|Authors: ||V. Michelotti, A. Lamontanara, L. Orrų, G. Buriani, I. Donati, L. Fiorentini, G. Tacconi, F. Spinelli|
|Keywords: ||Pseudomonas syringae pv. actinidiae, differentially expressed genes, RNA-seq|
Pseudomonas syringae pv. actinidiae (Psa), the causal agent of bacterial canker of kiwifruit, was first isolated in 1989. A pandemic outbreak that started in 2008 is seriously threatening kiwifruit production worldwide.
Very little is known about the molecular mechanisms involved in this host-pathogen interaction.
In this study, an RNAseq approach was applied to identify the virulence genes of Psa involved in pathogenicity.
Transcriptome analysis was carried out on Psa grown in LB medium (PsaLB) or in LB medium supplemented with plant extracts of Actinidia deliciosa (PsaAd) or Actinidia chinensis (PsaAc). Differential gene expression analysis under all three tested conditions highlighted widespread transcriptional modulation, with up to 2000 genes listed as significantly differentially expressed genes (DEGs), which represents about half of the total number of Psa genes.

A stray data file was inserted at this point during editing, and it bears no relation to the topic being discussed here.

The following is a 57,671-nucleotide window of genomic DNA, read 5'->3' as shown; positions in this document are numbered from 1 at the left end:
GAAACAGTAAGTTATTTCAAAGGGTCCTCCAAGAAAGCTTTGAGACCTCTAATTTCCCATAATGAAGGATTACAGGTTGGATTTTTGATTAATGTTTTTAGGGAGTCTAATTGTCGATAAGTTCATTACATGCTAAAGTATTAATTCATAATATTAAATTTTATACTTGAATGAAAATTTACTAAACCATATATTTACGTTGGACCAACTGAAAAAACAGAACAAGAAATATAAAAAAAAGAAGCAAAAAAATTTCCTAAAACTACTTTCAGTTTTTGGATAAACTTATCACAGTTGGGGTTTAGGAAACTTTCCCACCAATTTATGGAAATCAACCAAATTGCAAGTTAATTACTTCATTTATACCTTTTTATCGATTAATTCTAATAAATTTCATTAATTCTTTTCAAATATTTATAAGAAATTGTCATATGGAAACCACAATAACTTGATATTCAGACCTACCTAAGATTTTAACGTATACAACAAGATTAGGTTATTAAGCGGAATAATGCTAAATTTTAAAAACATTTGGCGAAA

Many of the genes found to be upregulated in Psa cells exposed to plant extracts were involved in functions such as motility, chemotaxis, adherence and iron acquisition, which are functions associated with plant colonization.
However, under the PsaAd and PsaAc conditions, genes coding for the type-III secretion system and type-III effector proteins, which are known to be essential for virulence of P. syringae, were downregulated.
These data suggest that regulation of the expression of type-III secretion system genes was dependent on plant signals distinct from those that control expression of genes involved in motility, and invasion and might require direct interaction with plant cells in intact tissue.
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